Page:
Long-term effects on cognitive function of postmenopausal hormone therapy prescribed to women aged 50 to 55 years
Department of Medicine, Division of Preventive and Behavioral Medicine
Cognition; Estrogen Replacement Therapy; Estrogens, Conjugated (USP); Female; Humans; Medroxyprogesterone Acetate; Memory; Middle Aged; Treatment Outcome
Community Health and Preventive Medicine | Preventive Medicine | Women's Health
IMPORTANCE: Postmenopausal hormone therapy with conjugated equine estrogens (CEEs) may adversely affect older women's cognitive function. It is not known whether this extends to younger women. OBJECTIVE: To test whether prescribing CEE-based hormone therapy to postmenopausal women aged 50 to 55 years has longer-term effects on cognitive function. DESIGN: Trained, masked staff assessed participants with an annual telephone-administered cognitive battery that included measures of global and domain-specific cognitive functions. Cognitive testing was conducted an average of 7.2 years after the trials ended, when women had a mean age of 67.2 years, and repeated 1 year later. Enrollment occurred from 1996 through 1999. SETTING: Forty academic research centers. PARTICIPANTS: The study population comprised 1326 postmenopausal women, who had begun treatment in 2 randomized placebo-controlled clinical trials of hormone therapy when aged 50 to 55 years. INTERVENTION: The clinical trials in which the women had participated had compared 0.625 mg CEE with or without 2.5 mg medroxyprogesterone acetate over a mean of 7.0 years. MAIN OUTCOMES AND MEASURES: The primary outcome was global cognitive function. Secondary outcomes were verbal memory, attention, executive function, verbal fluency, and working memory. RESULTS: Global cognitive function scores from women who had been assigned to CEE-based therapies were similar to those from women assigned to placebo: mean (95% CI) intervention effect of 0.02 (-0.08 to 0.12) standard deviation units (P = .66). Similarly, no overall differences were found for any individual cognitive domain (all P > .15). Prespecified subgroup analyses found some evidence that CEE-based therapies may have adversely affected verbal fluency among women who had prior hysterectomy or prior use of hormone therapy: mean treatment effects of -0.17 (-0.33 to -0.02) and -0.25 (-0.42 to -0.08), respectively; however, this may be a chance finding. CONCLUSIONS AND RELEVANCE: CEE-based therapies produced no overall sustained benefit or risk to cognitive function when administered to postmenopausal women aged 50 to 55 years. We are not able to address whether initiating hormone therapy during menopause and maintaining therapy until any symptoms are passed affects cognitive function, either in the short or longer term. TRIAL REGISTRATION: clinicaltrials.gov Identifier: NCT01124773.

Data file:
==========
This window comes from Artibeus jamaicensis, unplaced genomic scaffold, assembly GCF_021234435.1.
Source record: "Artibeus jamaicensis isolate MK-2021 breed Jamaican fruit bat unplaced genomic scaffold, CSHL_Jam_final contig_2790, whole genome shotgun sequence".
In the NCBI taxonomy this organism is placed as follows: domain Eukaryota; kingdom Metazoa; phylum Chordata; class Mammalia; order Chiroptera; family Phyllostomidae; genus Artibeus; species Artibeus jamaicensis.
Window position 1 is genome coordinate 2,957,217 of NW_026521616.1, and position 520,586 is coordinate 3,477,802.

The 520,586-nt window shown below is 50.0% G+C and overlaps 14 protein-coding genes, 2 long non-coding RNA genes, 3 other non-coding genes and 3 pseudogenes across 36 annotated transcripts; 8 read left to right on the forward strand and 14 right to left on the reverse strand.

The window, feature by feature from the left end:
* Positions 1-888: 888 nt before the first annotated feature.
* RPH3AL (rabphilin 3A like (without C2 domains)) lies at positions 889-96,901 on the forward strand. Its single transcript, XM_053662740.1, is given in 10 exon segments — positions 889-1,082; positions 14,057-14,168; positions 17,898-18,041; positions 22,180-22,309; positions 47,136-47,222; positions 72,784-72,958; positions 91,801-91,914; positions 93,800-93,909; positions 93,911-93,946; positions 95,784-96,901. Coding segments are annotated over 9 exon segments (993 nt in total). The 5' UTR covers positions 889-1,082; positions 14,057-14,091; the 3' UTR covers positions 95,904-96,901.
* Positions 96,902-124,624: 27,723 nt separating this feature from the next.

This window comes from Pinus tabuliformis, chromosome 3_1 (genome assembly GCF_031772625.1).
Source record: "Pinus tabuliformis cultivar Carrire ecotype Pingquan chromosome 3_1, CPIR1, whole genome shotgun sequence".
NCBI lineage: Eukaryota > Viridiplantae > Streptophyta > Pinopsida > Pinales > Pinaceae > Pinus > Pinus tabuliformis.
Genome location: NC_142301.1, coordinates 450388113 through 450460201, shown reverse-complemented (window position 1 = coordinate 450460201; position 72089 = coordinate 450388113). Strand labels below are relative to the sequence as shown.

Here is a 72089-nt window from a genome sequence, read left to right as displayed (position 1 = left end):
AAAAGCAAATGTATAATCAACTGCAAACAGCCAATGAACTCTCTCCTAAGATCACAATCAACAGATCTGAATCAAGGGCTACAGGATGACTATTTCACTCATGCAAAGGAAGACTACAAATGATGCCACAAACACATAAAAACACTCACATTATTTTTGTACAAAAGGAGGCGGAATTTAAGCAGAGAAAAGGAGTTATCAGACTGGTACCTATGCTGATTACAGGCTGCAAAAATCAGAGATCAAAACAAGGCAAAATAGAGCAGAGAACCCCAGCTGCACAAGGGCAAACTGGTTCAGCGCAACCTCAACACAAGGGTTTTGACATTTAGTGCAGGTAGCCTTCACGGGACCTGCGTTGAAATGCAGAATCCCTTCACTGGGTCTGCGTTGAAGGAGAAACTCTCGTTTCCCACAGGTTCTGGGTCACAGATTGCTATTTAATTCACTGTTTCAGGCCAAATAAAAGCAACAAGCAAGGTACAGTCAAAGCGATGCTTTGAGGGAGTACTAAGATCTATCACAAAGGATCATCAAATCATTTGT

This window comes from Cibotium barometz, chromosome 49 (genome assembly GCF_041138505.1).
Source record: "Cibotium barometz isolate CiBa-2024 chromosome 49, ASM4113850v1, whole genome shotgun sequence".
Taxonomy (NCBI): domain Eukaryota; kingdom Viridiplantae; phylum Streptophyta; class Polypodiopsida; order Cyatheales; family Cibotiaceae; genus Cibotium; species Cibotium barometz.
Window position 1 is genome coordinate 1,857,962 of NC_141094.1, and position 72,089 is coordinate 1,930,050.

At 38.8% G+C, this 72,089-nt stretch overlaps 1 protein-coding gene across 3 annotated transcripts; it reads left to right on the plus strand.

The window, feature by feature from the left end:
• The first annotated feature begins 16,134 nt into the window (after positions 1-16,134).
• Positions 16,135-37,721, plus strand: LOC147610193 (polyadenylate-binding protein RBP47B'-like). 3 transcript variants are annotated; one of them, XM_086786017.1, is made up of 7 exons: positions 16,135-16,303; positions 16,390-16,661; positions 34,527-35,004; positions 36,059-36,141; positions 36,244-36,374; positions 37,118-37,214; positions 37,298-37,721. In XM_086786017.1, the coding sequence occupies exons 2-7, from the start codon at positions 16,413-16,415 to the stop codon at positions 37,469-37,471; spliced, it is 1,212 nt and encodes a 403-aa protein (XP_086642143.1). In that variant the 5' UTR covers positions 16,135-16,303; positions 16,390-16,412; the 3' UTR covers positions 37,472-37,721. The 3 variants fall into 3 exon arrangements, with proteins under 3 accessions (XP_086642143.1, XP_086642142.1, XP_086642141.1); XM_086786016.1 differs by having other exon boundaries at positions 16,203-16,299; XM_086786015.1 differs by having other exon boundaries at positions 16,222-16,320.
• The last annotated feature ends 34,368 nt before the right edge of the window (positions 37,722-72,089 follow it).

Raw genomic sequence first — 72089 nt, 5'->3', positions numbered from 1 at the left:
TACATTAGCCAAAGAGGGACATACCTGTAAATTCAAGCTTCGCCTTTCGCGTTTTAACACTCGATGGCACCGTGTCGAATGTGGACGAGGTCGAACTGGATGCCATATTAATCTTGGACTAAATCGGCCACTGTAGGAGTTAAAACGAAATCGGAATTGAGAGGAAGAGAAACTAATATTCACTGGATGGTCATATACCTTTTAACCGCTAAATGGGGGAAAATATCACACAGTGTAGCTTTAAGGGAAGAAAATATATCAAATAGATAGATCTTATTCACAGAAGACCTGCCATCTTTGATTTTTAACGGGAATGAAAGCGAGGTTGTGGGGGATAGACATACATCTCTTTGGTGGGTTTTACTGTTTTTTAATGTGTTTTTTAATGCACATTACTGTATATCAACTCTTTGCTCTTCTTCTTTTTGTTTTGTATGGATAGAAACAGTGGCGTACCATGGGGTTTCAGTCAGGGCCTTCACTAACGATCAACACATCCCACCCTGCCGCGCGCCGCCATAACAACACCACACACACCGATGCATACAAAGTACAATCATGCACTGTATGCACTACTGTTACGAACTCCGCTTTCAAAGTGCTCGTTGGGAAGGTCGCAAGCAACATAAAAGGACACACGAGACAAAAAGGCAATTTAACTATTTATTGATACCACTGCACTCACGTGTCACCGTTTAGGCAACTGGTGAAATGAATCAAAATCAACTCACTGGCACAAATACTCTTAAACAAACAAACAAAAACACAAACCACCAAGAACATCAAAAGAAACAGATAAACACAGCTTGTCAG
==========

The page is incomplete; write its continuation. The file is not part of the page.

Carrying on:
Espeland, Mark A.; Shumaker, Sally A.; Leng, Iris; Manson, JoAnn E.; Brown, Candice M.; LeBlanc, Erin S.; Vaughan, Leslie; Robinson, Jennifer; Rapp, Stephen R.; Goveas, Joseph S.; Lane, Dorothy; Wactawski-Wende, Jean; Stefanick, Marcia L.; Li, Wenjun; and Resnick, Susan M., "Long-term effects on cognitive function of postmenopausal hormone therapy prescribed to women aged 50 to 55 years" (2013). Preventive and Behavioral Medicine Publications and Presentations. Paper 279.